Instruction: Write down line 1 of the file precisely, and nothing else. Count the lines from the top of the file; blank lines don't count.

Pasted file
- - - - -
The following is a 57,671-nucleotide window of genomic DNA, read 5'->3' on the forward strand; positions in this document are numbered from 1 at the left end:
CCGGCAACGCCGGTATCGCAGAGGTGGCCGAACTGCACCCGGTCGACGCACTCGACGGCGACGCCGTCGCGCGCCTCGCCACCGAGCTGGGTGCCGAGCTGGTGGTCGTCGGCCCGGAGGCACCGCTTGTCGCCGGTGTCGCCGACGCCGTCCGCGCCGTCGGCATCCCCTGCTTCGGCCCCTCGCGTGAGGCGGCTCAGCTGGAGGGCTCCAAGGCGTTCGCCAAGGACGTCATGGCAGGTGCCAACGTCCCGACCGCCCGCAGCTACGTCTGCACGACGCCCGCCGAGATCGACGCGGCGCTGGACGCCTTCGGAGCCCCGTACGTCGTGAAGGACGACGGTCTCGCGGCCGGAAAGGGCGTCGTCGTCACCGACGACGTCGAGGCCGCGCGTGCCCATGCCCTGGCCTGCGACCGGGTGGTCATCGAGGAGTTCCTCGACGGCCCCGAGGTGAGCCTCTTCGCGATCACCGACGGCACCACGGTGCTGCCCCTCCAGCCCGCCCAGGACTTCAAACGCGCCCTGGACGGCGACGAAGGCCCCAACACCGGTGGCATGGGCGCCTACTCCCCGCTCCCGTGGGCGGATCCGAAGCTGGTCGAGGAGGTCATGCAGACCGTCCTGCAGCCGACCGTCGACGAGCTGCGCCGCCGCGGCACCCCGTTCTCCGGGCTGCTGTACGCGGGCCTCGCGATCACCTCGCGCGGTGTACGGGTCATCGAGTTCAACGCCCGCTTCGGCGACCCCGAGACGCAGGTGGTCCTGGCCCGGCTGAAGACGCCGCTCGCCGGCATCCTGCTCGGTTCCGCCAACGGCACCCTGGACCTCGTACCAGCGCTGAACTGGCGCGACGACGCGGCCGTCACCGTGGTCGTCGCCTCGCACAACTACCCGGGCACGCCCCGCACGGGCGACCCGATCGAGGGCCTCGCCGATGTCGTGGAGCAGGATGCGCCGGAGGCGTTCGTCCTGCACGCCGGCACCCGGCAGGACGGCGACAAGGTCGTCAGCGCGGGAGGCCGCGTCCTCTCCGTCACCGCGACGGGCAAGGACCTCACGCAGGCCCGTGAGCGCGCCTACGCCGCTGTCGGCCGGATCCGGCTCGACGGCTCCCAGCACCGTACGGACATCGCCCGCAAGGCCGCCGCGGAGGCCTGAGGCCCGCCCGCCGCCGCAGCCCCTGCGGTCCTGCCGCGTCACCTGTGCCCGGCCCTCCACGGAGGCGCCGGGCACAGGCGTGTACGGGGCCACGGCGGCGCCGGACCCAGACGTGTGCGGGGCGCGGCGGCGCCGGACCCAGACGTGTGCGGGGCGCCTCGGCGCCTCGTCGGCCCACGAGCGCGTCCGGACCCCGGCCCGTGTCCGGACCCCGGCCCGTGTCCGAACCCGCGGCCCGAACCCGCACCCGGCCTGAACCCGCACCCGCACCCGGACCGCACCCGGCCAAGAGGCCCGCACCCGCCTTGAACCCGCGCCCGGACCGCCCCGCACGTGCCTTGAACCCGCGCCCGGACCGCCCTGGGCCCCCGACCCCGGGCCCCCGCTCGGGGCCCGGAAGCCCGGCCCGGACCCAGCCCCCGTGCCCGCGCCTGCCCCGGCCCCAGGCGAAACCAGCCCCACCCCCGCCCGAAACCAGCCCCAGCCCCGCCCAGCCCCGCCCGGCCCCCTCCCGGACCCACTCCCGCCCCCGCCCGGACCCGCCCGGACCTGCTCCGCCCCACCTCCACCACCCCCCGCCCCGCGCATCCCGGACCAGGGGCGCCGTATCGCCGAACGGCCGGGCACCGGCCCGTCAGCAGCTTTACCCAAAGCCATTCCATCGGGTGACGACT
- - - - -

The following is a 57,671-nucleotide window of genomic DNA, read 5'->3' on the forward strand; positions in this document are numbered from 1 at the left end: